The Charlotte News

Friday, April 4, 1941


Site Ed. Note: "Last Warning" takes cognizance of the fact that the German and Italian governments were actively, through their embassies, sponsoring sabotage, espionage and propaganda activities in the United States by 1941-some of which would come to light with the arrest on June 28-29, 1941 in New York City and New Jersey of 32 Nazi spies, pursuant to the two-year undercover FBI investigation.

So what will be the score in the next contest? you undoubtedly wish to have imparted. Well, see the riddle on the page today for the probable answer.


Out of Which the City and Private Fliers Get No Airport

Who won the day? Why, best we can make out, the day was won by those who didn't want to start out with a secondary airport (which could always have been improved as time went on) but craved a first-class airport right off the bat, laid out to their precise specifications.

And as a result of their victory, they have secured for themselves no airport at all. What's more, for two years at least, or until the Legislature meets again, the City's hands are tied. And in the meantime any expansion of the Air Base established here, now an integral part of the all-out effort to bring this nation's defenses up to full strength, will be impeded if not wholly prevented.

The effect locally, however, is the loss of any secondary airport for private planes. And in so far is the private plane operators were opposed to this bond issue and responsible for its defeat, it gives justification to the charge that the development of aviation facilities in the city has always met with their vigorous obstruction.

When the present municipal airport was built, they boycotted it because the personnel of the Airport Commission did not suit them. And now, because the bond issue was not entirely to their liking, they have denied the city a facility which it (and they) needed and could easily have had.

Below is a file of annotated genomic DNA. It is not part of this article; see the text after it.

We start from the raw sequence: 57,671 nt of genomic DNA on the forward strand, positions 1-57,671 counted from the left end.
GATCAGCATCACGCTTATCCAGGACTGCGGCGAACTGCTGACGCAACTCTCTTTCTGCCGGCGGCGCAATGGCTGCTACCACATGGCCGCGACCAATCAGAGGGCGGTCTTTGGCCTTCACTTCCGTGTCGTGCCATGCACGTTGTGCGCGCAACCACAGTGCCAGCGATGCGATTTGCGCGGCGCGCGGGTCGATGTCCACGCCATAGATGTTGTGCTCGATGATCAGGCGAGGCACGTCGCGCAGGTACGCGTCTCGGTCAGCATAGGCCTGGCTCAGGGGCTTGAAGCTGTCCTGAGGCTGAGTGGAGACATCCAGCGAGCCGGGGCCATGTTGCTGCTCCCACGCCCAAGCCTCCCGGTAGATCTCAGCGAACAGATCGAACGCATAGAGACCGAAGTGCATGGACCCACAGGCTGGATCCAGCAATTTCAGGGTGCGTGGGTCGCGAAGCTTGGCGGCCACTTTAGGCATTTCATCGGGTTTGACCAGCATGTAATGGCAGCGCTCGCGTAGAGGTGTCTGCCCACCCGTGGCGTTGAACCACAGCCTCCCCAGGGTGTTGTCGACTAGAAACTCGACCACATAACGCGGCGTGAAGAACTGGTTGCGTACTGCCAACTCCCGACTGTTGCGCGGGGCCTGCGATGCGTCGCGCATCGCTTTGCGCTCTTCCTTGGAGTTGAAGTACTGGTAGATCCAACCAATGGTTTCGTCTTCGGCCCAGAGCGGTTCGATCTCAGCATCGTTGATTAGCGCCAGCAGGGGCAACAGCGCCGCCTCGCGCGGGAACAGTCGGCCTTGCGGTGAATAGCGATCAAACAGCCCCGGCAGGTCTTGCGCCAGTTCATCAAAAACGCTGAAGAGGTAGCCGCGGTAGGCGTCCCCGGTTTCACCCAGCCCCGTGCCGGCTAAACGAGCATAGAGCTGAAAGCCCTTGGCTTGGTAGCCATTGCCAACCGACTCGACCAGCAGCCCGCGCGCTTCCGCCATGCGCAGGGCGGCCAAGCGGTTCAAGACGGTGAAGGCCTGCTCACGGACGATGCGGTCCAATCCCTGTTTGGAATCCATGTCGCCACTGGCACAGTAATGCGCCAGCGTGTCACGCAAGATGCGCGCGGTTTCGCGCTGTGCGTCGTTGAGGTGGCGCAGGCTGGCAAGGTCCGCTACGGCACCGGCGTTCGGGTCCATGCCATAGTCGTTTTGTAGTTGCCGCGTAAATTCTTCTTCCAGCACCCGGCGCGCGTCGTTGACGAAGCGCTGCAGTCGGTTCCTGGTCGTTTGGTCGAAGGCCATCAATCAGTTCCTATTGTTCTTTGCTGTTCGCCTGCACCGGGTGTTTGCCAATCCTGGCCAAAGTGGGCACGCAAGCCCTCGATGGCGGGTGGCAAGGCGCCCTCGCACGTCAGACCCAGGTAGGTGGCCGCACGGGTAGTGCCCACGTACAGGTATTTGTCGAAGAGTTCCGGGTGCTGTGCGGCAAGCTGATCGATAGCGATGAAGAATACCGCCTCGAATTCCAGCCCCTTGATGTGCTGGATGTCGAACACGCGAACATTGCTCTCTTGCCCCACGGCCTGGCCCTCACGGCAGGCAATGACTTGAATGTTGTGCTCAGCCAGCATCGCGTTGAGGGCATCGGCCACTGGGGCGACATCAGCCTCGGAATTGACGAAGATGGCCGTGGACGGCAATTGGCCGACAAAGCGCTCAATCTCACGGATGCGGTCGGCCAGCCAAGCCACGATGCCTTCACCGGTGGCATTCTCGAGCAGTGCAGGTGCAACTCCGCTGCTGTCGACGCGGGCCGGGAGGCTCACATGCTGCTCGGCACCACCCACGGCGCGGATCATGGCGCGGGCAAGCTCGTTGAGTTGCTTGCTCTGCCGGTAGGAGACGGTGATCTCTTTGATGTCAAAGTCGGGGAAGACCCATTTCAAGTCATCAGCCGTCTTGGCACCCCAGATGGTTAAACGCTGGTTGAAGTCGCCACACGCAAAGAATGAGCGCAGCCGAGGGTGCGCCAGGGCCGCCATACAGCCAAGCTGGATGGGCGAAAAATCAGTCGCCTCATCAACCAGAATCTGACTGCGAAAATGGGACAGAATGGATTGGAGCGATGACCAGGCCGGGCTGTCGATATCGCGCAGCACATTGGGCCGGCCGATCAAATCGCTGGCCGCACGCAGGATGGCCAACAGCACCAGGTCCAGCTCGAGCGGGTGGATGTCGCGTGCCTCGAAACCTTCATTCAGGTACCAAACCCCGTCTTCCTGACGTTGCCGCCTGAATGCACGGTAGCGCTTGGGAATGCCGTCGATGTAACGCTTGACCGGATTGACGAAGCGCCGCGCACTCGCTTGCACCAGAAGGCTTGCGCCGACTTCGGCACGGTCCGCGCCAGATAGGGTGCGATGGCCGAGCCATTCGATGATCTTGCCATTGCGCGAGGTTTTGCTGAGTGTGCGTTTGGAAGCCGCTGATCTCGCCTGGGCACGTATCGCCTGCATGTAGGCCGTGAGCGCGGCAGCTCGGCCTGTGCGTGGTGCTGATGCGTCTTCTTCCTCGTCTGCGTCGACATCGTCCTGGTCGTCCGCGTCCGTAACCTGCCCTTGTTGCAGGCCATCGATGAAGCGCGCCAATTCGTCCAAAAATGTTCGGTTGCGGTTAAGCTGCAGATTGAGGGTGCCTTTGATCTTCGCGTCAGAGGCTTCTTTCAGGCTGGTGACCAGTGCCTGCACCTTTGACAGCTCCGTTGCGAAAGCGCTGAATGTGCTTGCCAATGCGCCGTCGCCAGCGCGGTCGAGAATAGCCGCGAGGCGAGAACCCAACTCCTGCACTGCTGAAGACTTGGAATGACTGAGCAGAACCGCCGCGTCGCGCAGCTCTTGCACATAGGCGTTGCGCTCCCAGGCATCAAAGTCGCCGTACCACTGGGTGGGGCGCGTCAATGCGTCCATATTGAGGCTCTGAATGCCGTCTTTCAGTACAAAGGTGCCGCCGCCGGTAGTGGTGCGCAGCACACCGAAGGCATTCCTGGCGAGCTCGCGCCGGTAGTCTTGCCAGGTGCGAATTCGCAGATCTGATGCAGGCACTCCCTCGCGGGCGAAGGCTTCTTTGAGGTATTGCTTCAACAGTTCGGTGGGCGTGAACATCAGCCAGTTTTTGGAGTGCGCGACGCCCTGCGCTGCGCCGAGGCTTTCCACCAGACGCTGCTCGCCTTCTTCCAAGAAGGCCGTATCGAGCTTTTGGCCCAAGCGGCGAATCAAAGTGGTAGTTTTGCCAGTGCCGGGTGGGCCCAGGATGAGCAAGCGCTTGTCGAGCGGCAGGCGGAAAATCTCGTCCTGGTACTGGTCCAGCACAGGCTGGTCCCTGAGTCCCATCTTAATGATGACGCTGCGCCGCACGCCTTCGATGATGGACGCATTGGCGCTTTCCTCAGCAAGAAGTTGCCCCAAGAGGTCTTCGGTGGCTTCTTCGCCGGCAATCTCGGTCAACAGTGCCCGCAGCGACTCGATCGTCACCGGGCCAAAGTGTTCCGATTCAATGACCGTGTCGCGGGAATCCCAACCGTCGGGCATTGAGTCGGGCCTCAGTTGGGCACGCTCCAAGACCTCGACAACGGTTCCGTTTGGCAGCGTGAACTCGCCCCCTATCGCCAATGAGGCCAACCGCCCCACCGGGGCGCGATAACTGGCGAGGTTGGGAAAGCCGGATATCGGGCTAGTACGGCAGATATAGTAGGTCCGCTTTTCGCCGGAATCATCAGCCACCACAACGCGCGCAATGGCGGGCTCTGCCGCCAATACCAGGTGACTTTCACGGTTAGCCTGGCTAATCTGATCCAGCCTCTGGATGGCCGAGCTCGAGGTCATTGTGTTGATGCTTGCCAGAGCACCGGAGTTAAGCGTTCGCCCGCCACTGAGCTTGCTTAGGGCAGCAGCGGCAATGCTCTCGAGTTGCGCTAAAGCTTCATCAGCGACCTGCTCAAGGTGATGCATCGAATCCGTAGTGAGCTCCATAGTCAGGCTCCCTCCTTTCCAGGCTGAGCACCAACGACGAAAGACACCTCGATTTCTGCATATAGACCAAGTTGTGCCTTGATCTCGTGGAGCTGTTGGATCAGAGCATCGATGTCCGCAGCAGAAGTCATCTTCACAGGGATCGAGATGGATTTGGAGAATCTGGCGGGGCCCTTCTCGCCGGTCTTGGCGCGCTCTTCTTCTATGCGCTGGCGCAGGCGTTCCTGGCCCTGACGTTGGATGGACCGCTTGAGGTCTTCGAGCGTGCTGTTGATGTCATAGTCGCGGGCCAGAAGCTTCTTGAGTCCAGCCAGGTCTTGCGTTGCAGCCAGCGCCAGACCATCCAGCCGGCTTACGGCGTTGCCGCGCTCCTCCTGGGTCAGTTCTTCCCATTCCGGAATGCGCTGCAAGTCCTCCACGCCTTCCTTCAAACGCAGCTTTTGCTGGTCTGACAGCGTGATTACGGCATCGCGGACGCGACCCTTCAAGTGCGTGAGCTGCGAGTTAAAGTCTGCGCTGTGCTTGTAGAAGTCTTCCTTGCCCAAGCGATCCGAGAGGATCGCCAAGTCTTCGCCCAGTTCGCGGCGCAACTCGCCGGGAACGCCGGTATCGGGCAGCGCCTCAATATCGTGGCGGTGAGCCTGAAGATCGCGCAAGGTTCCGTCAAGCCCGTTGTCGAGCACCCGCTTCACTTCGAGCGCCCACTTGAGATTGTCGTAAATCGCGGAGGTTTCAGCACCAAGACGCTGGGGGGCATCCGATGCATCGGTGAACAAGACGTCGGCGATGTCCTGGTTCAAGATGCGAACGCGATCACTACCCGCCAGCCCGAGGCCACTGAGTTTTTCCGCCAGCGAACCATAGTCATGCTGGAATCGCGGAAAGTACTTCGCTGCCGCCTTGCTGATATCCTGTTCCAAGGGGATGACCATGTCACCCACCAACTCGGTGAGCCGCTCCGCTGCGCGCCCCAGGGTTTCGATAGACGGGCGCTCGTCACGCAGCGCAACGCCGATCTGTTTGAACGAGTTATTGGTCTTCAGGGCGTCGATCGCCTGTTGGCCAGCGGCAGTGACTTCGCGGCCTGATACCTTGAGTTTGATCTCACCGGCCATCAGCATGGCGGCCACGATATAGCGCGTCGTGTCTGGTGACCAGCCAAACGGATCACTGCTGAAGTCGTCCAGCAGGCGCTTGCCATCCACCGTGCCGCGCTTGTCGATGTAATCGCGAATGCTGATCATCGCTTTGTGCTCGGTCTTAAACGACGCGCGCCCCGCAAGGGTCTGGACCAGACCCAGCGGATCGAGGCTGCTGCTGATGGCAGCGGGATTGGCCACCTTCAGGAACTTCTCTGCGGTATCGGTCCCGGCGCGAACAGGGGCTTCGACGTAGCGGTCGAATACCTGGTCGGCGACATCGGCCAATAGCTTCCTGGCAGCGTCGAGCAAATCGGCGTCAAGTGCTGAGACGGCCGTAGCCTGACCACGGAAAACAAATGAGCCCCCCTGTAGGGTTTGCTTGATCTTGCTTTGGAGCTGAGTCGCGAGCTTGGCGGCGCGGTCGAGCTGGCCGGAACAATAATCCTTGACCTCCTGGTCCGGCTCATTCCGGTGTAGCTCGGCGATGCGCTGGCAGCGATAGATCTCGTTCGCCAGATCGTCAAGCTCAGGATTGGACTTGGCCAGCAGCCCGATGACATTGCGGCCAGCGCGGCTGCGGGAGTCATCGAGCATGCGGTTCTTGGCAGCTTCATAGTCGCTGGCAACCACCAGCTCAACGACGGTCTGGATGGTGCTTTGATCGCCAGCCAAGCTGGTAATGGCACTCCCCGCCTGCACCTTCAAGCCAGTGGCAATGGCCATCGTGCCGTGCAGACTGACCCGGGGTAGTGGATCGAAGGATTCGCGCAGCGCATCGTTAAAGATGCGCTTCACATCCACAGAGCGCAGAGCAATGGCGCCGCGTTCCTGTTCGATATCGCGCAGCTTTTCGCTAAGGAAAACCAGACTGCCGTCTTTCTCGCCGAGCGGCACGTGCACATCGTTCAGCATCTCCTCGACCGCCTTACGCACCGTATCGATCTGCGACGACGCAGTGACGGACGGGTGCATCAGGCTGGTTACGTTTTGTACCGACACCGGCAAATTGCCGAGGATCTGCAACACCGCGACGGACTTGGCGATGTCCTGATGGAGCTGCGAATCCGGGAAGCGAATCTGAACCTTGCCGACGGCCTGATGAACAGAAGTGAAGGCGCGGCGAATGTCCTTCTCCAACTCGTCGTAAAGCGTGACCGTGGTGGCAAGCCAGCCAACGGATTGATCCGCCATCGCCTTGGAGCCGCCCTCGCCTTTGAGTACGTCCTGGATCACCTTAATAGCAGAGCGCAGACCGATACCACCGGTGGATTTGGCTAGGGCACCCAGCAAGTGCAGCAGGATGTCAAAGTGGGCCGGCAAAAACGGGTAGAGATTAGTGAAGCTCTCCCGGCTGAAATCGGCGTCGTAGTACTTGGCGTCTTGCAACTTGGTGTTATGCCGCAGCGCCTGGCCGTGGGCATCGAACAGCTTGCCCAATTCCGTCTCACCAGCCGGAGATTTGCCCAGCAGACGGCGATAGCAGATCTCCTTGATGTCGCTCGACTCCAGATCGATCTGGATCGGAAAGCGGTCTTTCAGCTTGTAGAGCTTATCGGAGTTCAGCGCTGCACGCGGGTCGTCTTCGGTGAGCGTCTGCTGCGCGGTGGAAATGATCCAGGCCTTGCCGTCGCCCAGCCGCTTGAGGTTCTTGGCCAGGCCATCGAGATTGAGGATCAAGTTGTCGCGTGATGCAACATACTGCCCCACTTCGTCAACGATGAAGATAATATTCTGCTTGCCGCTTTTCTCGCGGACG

Odd Lapse

Mr. Gayda Should Remember Definitions Better

Mr. Virginio Gayda, stooge editor for Mussolini at Rome, pens a bitter editorial in which he roundly denounces the United States' seizure of Nazi and Fascist ships in our ports as "a pure act of piracy."

This is a little puzzling.

The ships were in fact seized under laws which were well known to Germany and Italy before the vessels tied up here. And if these laws had not existed, ancient rules at the base of maritime law in all nations would have still made it quite legal.

What is puzzling is that Mr. Gayda should reveal such vagueness about what piracy actually is. In 1937 and 1938 the Italian Government regularly practiced piracy in the full sense of the word. Its submarines, that is, regularly sunk British, Greek, Turkish and Russian freighters-all representing countries with which Italy was at peace-in the vicinity of the Spanish coast, making no effort to rescue the crews and so far as possible leaving no trace of them behind.

It is strange that Mr. Gayda, an insider in the Fascist Government, does not recall precisely what piracy is.

To The Rescue

Mr. Maxwell Gallantly Obeys a Summons of the Guild

Trust members of the guild always to stand up for another member. The guild being, of course, the office-holders of the Democratic Party in the state.

Now it's A. J. Maxwell, who, as a man of some austerity, ought to be above such things. Mr. Maxwell is the State revenue man, but, at Governor Broughton's request, he has transformed himself into a historical expert in defense of Jule[s] B. Warren's fifth grade history.

Cagily, he does not address himself to Warren's book at all. And it would be embarrassing, for it has been proved to be honeycombed with errors of fact-and it claims to be simply a compilation of "facts." Mr. Warren himself has tacitly granted the truth of these charges by agreeing to withdraw the book and correct the errors. Not by having a new edition printed, but simply by having pages of "Errata" added. That means in practice that the school-child will have to check every "fact" against pages in the front or back. It is highly likely, of course, that the school-child will do that.

So Mr. Maxwell addresses himself instead to the textbook of Professors Newsome and Lefler at the University. That book, he says sadly, painted a gloomy and false picture of the state.